Chicago – I’ve written about him earlier this summer, but I’m keeping my eye on d-man Brian Connelly. Chicago gutted their roster during the offseason to get under the cap and they are looking for cheap solutions everywhere. Also, keep an eye on Bryan Bickell in training camp. Kyle Beach is the more highly-touted left wing prospect in the Chicago system, but they might prefer to keep the former first-rounder in the AHL for some seasoning. According to CapGeek.com, Bickell’s cap hit is $541,666 – that’s less than half of what Beach’s is at $1,170,833.

 

Minnesota – Casey Wellman garnered a lot of attention from teams last spring when he was a free agent coming out of the University of Massachusetts after he scored 23 goals and 45 points in 36 games. The right-winger played 12 games for the Wild last season and is a Martin Havlat injury away from a role in the top six. Long-term, the skilled finisher has some good upside, too.

 

Phoenix – Most know about Oliver Ekman-Larsson, and he’s a good guy to go after, but I don’t expect him to get a lot of chances to produce as a rookie under Dave Tippett. The ability and the upside are there, but you’ll need to be patient. Maxim Goncharov is less well-known, but is also promising. He’s also two years older than Ekman-Larsson and might have the edge in experience that will get him into the lineup sooner. He’s played three seasons on Russia’s top league compared to Ekman-Larsson’s two years in the Allsvenskan -- Sweden’s second-tier league.

 

San Jose – The Sharks have developed a trend of easing a guy into their lineup for half a season to groom him for a full-time spot the next season. Dobber predicts this year that guy will be Cam MacIntyre, and if the burly right-winger can stay healthy, he’s a good fit because he provides some of what San Jose is missing. Other candidates include Steve Zalewski and Benn Ferriero. Ferriero started off with a bang last year before fizzling. He notched 50 points in 58 AHL games and his versatility will help him. Zalewski produced in the AHL, too, but the Sharks are running out of room to put all these guys they’ve graduated to the big club (Bernier, Pavelski, Setoguchi, McGinn, and Couture). A nice darkhorse pick on defence could be Justin Braun. The UMass graduate had 31 points in 36 games last year and the Sharks have shown they’re not scared to play a young kid on defence and give them prime minutes. He’ll have to bump out a guy like Jason Demers, but it bears watching.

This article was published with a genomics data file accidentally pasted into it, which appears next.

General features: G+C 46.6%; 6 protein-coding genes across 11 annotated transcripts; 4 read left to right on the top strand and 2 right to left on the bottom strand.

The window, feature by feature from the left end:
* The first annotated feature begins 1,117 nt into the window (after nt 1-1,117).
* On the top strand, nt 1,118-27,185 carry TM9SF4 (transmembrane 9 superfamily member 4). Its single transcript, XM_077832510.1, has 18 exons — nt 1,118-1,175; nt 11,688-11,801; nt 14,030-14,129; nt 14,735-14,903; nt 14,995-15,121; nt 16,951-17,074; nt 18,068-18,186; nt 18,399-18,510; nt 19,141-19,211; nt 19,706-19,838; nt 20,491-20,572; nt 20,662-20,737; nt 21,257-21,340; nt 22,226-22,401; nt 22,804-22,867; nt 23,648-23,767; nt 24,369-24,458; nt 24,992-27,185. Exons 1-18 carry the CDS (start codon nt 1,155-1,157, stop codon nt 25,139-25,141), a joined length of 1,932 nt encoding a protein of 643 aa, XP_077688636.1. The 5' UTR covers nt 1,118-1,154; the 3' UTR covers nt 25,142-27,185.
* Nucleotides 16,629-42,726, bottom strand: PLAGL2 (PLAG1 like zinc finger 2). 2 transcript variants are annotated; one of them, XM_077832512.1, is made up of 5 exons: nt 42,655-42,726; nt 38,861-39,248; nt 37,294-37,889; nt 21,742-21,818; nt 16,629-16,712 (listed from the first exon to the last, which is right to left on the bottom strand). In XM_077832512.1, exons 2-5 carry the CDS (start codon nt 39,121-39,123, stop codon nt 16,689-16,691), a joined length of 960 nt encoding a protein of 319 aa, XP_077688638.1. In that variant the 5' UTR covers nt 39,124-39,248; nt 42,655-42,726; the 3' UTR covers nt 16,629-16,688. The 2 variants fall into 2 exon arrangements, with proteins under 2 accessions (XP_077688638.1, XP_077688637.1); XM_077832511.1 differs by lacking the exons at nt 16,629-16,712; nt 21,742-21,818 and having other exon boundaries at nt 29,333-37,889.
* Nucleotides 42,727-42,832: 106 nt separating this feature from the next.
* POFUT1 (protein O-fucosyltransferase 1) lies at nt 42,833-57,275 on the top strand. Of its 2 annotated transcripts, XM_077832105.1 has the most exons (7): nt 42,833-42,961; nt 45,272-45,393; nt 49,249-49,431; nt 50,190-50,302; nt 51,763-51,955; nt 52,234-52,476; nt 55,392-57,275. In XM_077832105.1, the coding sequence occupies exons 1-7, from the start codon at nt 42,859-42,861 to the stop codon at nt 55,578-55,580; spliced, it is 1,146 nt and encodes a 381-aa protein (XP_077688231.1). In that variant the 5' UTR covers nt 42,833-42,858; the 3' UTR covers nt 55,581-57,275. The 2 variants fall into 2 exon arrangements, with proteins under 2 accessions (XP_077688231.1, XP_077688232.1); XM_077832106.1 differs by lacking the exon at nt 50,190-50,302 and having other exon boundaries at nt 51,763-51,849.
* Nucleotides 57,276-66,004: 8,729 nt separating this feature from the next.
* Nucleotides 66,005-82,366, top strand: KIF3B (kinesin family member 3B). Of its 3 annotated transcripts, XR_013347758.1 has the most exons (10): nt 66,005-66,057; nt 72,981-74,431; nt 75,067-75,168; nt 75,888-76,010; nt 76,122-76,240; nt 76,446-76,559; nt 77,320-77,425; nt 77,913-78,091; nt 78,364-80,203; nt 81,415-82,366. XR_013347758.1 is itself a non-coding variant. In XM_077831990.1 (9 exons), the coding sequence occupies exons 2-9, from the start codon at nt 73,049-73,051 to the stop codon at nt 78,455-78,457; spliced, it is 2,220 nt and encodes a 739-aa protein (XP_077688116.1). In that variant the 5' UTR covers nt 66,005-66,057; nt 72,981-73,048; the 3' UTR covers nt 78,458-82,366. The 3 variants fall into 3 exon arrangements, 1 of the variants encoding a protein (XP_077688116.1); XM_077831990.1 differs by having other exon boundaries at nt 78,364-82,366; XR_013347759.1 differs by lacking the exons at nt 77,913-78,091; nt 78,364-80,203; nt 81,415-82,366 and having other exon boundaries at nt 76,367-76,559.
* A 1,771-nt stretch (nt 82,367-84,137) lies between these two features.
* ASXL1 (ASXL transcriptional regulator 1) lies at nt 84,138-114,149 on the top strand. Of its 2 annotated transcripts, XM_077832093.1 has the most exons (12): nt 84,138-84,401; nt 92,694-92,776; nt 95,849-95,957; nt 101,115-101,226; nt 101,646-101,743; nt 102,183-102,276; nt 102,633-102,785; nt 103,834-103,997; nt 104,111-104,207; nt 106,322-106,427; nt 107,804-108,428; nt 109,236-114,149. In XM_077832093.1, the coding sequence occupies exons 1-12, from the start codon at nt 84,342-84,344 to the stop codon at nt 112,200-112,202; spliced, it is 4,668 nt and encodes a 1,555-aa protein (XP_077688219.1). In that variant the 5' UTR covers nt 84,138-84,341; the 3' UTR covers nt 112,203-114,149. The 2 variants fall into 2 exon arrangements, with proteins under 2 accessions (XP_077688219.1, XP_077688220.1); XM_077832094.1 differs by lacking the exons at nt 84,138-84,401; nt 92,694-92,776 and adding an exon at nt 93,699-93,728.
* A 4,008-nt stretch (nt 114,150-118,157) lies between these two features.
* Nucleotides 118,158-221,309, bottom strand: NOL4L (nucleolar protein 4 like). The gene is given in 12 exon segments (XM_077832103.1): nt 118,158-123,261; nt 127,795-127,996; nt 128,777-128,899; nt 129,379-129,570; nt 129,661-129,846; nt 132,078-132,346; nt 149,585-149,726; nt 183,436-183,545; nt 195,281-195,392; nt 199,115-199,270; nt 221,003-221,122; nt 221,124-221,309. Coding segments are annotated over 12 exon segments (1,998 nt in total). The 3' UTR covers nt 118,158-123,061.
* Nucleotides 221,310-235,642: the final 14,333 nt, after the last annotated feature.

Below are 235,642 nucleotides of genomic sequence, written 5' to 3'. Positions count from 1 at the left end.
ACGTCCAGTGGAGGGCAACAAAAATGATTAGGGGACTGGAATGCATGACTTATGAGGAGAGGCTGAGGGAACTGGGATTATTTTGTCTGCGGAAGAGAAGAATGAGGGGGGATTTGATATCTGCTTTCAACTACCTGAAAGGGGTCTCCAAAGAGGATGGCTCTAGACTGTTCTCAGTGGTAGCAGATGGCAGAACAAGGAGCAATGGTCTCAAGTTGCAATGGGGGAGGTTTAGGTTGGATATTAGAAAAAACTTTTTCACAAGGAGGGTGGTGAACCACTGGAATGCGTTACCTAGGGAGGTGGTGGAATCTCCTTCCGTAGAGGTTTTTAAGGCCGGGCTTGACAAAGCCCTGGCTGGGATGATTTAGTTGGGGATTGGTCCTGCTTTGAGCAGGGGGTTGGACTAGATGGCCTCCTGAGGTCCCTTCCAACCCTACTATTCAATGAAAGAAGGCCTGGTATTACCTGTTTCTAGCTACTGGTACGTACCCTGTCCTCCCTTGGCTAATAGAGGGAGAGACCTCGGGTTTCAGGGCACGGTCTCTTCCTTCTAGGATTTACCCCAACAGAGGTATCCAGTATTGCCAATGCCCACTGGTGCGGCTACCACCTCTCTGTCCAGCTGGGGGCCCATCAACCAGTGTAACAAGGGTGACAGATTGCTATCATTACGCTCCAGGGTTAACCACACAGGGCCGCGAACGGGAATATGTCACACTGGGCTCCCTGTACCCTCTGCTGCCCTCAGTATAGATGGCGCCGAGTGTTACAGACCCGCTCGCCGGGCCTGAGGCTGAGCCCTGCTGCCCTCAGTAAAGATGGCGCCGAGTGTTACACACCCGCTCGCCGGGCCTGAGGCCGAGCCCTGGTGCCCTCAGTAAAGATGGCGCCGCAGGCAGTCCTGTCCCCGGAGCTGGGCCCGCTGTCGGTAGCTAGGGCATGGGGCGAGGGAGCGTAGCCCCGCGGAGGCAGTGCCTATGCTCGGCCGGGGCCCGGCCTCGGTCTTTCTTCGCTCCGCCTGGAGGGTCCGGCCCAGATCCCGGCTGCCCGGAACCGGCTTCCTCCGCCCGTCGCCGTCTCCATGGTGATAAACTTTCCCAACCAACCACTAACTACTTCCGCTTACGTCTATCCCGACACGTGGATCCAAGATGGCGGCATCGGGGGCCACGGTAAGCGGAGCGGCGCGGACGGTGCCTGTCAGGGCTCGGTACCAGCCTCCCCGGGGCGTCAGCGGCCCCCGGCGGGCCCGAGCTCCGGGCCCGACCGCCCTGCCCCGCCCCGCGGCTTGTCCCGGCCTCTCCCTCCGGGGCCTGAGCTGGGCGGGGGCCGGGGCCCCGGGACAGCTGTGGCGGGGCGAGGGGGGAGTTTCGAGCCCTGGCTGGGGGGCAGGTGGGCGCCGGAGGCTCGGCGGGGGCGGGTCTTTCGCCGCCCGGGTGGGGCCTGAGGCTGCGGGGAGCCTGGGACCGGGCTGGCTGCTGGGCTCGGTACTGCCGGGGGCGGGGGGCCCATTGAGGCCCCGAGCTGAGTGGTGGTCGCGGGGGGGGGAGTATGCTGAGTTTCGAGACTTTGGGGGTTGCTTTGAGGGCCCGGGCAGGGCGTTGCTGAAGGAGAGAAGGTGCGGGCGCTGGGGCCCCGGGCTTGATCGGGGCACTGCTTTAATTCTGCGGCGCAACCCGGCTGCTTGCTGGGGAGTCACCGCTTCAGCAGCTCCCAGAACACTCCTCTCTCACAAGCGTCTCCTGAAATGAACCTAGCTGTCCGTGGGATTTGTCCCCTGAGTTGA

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Ryan Van Horne said:

Scribe
... Irvin, upon further reflection, I would put Upshall as a tweener. He could be a keeper, or he could be trade bait. He had a great start with Phoenix last year before he got hurt. He seems to be in a good place with Tippett. Your call.
September 12, 2010
Votes: +0

Irvin Penner said:

preacher0072007
Thank-You Ryan: Thank-You so much for the information, I am looking to become a dynasty league champ some day, but to get there I need to be asking the questions and learning from every move and answer I get. You have been a great help!! Thanks again ;-)
September 11, 2010
Votes: +0

Ryan Van Horne said:

Scribe
... Irvin, I'm a huge Tyler Ennis fan. Resist all requests to trade him. He's a guy you should be building around. Also, I like Ryan O'Reilly and have since I interviewed him when he was 15. The kid is a rink rat and has spent a lot of time playing the game at a relaxed level that builds muscle memory. He's from a small town in Ontario and he had access to the rink at lunch time and after school. He used his ice time wisely. There's some offensive upside there and he can pull a move out thin air.

Guys like Shawn Horcoff, Andy McDonald, Clarke MacArthur, Benoit Pouliot, Joffrey Lupul, Antero Niittymaki, Pascal Leclaire, should all be trade bait for you this year. None are long-term answers for an expansion team. If any of these guys get off to good starts, I'd trade them and get younger, or more reliable assets.

Guys like Drew Stafford, Rene Bourque, Blake Wheeler, Scottie Upshall, Paul Martin, Cam Barker, Jason Demers, Jeff Schultz, Tom Gilbert, and Ondrej Pavelec are all keepers for you. They're all young enough that they will still be in their productive stage in three years.